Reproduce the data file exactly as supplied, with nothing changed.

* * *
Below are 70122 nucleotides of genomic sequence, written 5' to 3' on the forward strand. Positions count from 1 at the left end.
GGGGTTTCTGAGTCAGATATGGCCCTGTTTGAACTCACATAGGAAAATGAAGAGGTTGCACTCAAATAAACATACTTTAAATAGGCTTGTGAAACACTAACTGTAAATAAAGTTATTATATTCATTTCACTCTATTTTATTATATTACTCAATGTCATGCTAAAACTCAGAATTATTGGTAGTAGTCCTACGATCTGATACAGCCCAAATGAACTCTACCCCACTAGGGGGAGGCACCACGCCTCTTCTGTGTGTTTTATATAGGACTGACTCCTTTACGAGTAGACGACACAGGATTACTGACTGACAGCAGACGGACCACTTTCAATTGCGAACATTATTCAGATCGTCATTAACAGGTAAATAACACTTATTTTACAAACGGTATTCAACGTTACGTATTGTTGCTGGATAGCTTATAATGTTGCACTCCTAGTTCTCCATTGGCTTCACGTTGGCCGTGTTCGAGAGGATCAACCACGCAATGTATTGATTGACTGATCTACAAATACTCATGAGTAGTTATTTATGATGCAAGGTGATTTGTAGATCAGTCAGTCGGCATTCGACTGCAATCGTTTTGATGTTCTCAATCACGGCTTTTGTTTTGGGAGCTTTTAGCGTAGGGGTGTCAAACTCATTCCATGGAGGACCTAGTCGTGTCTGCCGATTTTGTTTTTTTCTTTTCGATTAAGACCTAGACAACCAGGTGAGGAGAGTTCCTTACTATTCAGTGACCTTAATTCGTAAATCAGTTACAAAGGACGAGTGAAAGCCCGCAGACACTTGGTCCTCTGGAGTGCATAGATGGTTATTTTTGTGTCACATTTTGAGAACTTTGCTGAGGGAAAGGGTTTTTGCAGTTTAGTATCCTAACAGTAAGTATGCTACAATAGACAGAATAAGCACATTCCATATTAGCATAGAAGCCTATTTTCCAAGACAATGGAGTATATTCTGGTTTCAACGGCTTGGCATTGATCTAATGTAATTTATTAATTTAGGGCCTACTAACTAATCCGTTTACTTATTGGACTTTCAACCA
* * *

Below are 70122 nucleotides of genomic sequence, written 5' to 3' on the forward strand. Positions count from 1 at the left end.
GGGGTTTCTGAGTCAGATATGGCCCTGTTTGAACTCACATAGGAAAATGAAGAGGTTGCACTCAAATAAACATACTTTAAATAGGCTTGTGAAACACTAACTGTAAATAAAGTTATTATATTCATTTCACTCTATTTTATTATATTACTCAATGTCATGCTAAAACTCAGAATTATTGGTAGTAGTCCTACGATCTGATACAGCCCAAATGAACTCTACCCCACTAGGGGGAGGCACCACGCCTCTTCTGTGTGTTTTATATAGGACTGACTCCTTTACGAGTAGACGACACAGGATTACTGACTGACAGCAGACGGACCACTTTCAATTGCGAACATTATTCAGATCGTCATTAACAGGTAAATAACACTTATTTTACAAACGGTATTCAACGTTACGTATTGTTGCTGGATAGCTTATAATGTTGCACTCCTAGTTCTCCATTGGCTTCACGTTGGCCGTGTTCGAGAGGATCAACCACGCAATGTATTGATTGACTGATCTACAAATACTCATGAGTAGTTATTTATGATGCAAGGTGATTTGTAGATCAGTCAGTCGGCATTCGACTGCAATCGTTTTGATGTTCTCAATCACGGCTTTTGTTTTGGGAGCTTTTAGCGTAGGGGTGTCAAACTCATTCCATGGAGGACCTAGTCGTGTCTGCCGATTTTGTTTTTTTCTTTTCGATTAAGACCTAGACAACCAGGTGAGGAGAGTTCCTTACTATTCAGTGACCTTAATTCGTAAATCAGTTACAAAGGACGAGTGAAAGCCCGCAGACACTTGGTCCTCTGGAGTGCATAGATGGTTATTTTTGTGTCACATTTTGAGAACTTTGCTGAGGGAAAGGGTTTTTGCAGTTTAGTATCCTAACAGTAAGTATGCTACAATAGACAGAATAAGCACATTCCATATTAGCATAGAAGCCTATTTTCCAAGACAATGGAGTATATTCTGGTTTCAACGGCTTGGCATTGATCTAATGTAATTTATTAATTTAGGGCCTACTAACTAATCCGTTTACTTATTGGACTTTCAACCA